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Highmark's vision, dental subsidiaries show steady growth

By Rick Stouffer
Sunday, Feb. 28, 2010
 

Western Pennsylvania's dominant health insurer, Highmark Inc., is known outside the region not for its health insurance products, but for its vision care and dental products.

Unaffected by geographic-related regulation as is their parent, the vision and dental businesses have experienced steady growth nationwide, which translates into greater revenue flowing back to Highmark.

Davis Vision was acquired by Highmark in 1996, and United Concordia Dental was founded by the health insurance giant in 1971.

"Highmark originally got involved in the dental business because it saw that was a way to better serve their health insurance customers, and as a way to diversify its revenue streams," said Dan Lebish, Highmark's executive vice president of subsidiary business.

Vision care professionals and dentists don't always agree with the reimbursement schedule the Highmark units offer, but they realize joining the programs can be the difference between treating large numbers of patients, or few.

"Realistically, we don't have a choice in joining; providers are afraid they can't afford not to join," said Norman Edelstein, an ophthalmologist for 35 years. "Many insurers offer vision benefits plans, but Highmark is unique in that it owns the plan."

"If I didn't participate in Concordia and other programs, I'd have a very small practice," said Bruce Parker, a solo practice dentist in the business since 1980. About half of his 5,000 patients belong to United Concordia, Parker said.

Edelstein and Parker agree that vision and dental professionals relying only on plan reimbursements couldn't survive, as reimbursements haven't kept up with the rising costs of such things as new equipment, employee salaries and insurance premiums.

"Dentists are caught in a squeeze," said Charles Blair, a dentist turned dental consultant based in Charlotte. "Young doctors join all the dental plans they can because they provide them with patients. But with 65 percent to 67 percent of a typical dentist's revenue taken by operating overhead, and some insurers demanding 30 percent fee reductions to be part of their program, that doesn't leave a lot for profit."

"The big challenge we have is the trade-off between patient care and cost of care," Parker said. "I can get a crown made in China for $35 to $50, or I can get a crown made here by a master technician that costs up to $1,000. You must educate the patient to know what they're buying."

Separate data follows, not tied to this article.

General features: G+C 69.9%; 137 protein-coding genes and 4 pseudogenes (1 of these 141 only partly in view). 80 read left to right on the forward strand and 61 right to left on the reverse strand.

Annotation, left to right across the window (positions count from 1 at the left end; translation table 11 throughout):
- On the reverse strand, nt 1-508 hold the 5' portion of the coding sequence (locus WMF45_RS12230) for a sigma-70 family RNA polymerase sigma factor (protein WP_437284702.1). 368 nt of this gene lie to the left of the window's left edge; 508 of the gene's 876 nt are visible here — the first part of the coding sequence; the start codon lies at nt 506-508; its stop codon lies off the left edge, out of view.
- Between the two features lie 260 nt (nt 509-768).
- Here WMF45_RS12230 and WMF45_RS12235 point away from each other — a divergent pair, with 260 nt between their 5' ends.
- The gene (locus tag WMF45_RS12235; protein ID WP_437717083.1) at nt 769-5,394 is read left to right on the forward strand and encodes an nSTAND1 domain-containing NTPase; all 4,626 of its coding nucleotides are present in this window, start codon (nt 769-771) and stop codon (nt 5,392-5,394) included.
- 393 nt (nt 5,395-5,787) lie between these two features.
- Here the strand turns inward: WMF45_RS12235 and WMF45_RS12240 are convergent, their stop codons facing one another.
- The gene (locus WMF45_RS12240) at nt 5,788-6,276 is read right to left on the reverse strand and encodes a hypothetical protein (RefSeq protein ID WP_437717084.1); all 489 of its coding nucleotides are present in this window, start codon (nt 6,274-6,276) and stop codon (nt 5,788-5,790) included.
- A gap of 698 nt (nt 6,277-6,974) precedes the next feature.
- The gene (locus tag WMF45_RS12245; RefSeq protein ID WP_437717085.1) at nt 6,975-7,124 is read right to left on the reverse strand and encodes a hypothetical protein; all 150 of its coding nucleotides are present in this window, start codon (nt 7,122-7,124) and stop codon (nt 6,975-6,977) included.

Membership roles and revenue generated by Davis and United Concordia have grown substantially during the past five years, data show. Between 2005 and 2009, the number of members covered by the Davis Vision benefits plan jumped from 31 million to 55 million. Revenue over the same time period increased 61.5 percent, from $305.2 million in 2005 to $492.8 million in 2009.

The number United Concordia members increased 25.4 percent between 2005 and 2009, from more than 6.3 million to more than 7.9 million. Revenues rose 60 percent, from $1 billion to $1.6 billion.

"United Concordia has matured into a real insurance powerhouse," said Tom Limoli, president of dental consulting firm Limoli and Associates of Arlington, Tenn.

Davis ranks as the third-largest vision plan provider in the country, according to data from Business Insurance magazine. United Concordia is No. 2 among dental-only insurers, according to Highmark.

Consumers who are part of the United Concordia or Davis Vision groups for the most part say they are pleased with services provided.

"For the most part, they've covered most of the work I've had down, and I've had some extensive dental procedures, including all four wisdom teeth pulled and a crown replaced," said Neil Jones, of Friendship who has United Concordia coverage through his employer, the University of Pittsburgh.

"Just for routine things like checkups and cleanings, it's worth having the insurance," said Beverly Farber, a Squirrel Hill resident who has coverage for herself and her husband, Bruce, through her employer, the Keystone Oaks School District.

Davis Vision is one prong in Highmark's three-prong, vertically integrated vision services model, all under the umbrella HVHC Inc. In addition to the vision benefits program, Highmark's vision model includes Viva International Group, a wholesale manufacturer of designer eyeglass frames and sunglasses acquired by Highmark in 2005.

Highmark also owns and operates Empire Vision Centers and Eye Care Centers of America, a chain of 438 optical retail stores in 35 states and the District of Columbia that the company purchased in 2006. Seven of Eye Care Centers Visionworks-brand stores are slated to open soon in Western Pennsylvania.

"The retail business is about 50 percent of HVHC's total business," said David Holmberg, HVHC's chief executive.

 

 
 


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